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Factors affecting the spawning period of sardine in two highly oligotrophic Seas
Ganias, K.; Somarakis, S.; Koutsikopoulos, C.; Machias, A. (2007). Factors affecting the spawning period of sardine in two highly oligotrophic Seas. Mar. Biol. (Berl.) 151(4): 1559-1569.
In: Marine Biology. Springer: Heidelberg; Berlin. ISSN 0025-3162, more
Peer reviewed article  

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  • Ganias, K.
  • Somarakis, S.
  • Koutsikopoulos, C.
  • Machias, A.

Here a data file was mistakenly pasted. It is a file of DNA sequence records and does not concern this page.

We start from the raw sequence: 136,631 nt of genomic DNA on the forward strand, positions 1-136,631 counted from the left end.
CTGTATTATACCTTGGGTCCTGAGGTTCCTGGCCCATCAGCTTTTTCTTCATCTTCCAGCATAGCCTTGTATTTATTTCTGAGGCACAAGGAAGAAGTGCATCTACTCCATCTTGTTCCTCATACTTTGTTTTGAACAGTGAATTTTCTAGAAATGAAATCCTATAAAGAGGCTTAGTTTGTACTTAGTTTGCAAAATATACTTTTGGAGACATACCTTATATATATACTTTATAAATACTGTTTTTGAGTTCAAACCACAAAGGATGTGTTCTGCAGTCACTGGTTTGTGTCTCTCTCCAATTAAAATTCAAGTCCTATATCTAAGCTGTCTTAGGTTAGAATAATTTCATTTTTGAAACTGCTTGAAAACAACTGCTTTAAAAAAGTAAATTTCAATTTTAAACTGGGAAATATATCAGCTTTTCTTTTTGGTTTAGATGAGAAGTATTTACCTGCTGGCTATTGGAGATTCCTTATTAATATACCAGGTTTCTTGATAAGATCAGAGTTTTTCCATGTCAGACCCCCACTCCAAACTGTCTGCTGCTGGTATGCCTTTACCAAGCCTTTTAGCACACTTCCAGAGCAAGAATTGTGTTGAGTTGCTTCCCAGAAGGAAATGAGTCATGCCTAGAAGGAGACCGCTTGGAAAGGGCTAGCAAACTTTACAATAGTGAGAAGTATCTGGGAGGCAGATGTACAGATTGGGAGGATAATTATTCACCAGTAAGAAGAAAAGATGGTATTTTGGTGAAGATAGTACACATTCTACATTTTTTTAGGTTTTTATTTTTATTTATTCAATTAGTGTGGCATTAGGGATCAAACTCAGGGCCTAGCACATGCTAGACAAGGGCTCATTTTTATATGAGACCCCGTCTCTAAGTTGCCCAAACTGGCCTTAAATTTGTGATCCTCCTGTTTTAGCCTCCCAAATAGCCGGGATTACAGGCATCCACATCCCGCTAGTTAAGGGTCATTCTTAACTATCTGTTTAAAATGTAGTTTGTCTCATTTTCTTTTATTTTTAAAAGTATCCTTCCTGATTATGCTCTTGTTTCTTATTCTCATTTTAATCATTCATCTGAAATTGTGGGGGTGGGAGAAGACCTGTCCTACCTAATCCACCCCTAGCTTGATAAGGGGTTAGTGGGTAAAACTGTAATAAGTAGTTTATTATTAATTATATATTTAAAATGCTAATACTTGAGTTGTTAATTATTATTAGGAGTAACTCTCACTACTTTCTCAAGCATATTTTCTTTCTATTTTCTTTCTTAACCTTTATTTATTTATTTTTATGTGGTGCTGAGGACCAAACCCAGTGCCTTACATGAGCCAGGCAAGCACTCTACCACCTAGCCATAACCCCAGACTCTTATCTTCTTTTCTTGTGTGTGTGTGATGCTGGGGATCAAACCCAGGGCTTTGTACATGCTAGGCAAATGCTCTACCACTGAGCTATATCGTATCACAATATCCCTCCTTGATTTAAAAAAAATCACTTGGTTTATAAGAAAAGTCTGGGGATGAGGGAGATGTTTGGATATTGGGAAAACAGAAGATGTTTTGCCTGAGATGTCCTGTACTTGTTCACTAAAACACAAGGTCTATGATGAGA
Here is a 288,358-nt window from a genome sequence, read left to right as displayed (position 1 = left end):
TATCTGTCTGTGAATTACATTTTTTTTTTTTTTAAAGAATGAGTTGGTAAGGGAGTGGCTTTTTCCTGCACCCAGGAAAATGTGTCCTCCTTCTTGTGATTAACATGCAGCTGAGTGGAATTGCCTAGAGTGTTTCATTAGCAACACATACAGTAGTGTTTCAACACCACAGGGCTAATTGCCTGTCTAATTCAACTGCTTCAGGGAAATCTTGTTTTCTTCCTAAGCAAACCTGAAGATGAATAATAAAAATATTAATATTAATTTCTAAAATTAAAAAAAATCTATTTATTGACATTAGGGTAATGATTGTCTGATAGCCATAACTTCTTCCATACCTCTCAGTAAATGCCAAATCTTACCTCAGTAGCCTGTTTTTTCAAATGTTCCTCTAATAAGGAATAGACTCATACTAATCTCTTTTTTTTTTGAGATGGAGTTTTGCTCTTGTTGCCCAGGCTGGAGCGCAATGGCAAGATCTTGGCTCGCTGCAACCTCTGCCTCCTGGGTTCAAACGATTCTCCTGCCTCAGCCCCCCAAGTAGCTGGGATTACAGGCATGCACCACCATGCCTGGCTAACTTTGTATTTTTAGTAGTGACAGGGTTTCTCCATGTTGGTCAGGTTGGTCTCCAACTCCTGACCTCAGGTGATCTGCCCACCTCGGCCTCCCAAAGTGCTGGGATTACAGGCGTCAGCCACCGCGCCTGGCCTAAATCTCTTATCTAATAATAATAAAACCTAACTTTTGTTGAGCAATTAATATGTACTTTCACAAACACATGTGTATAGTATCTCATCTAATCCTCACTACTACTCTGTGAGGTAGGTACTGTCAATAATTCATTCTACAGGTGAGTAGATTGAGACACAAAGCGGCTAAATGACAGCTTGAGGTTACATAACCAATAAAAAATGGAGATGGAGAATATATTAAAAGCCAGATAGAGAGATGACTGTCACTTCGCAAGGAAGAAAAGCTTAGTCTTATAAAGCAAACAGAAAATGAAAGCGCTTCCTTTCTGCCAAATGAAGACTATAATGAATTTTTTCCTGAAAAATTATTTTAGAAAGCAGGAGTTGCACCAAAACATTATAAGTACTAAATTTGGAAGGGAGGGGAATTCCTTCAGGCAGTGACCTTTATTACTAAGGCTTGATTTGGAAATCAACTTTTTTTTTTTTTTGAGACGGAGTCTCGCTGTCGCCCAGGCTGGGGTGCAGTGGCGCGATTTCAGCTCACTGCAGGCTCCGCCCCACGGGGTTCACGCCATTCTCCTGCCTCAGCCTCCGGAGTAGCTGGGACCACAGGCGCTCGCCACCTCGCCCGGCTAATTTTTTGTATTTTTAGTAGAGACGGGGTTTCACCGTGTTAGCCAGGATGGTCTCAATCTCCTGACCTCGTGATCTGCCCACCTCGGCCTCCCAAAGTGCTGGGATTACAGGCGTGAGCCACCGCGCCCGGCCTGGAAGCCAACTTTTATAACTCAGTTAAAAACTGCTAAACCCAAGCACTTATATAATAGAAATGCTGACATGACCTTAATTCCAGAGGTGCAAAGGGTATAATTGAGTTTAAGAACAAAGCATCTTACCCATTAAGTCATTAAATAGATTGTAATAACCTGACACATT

Ovarian histology and weight dynamics of reproductive and somatic tissues were used to investigate seasonality of spawning and factors affecting reproductive period in two E Mediterranean sardine, Sardina pilchardus, populations (central Aegean and Ionian Seas), between September 1999 and May 2001. Despite similarities in the general spawning pattern of the two populations, i.e. protracted spawning season during the colder months of the year, reproductive period in the Ionian was shorter and lagged behind the Aegean by 2–3 months. In both Seas, reproductive period was influenced by body size as smaller females tended to have both shorter and delayed spawning season. Whereas hepatosomatic index (HSI) was consistently higher in reproductively active females during the whole spawning period, seasonality of spawning did not match variations of HSI. In both Seas fluctuations of HSI matched the spring burst of primary productivity and were followed by fluctuations in somatic condition and mesenteric fat by a 2 months’ lag. Somatic condition and reproductive activity displayed inverse seasonal patterns, implying that egg production in sardine basically relies on visceral and muscular fat deposits, accumulated during the summer growing season. Reliance of egg production on past energetic reserves suggests that sardine is a capital breeder, which is a rather efficient strategy in such oligotrophic habitats as the E Mediterranean, where winter spawning is accompanied by a particular decline in adult preying fields.

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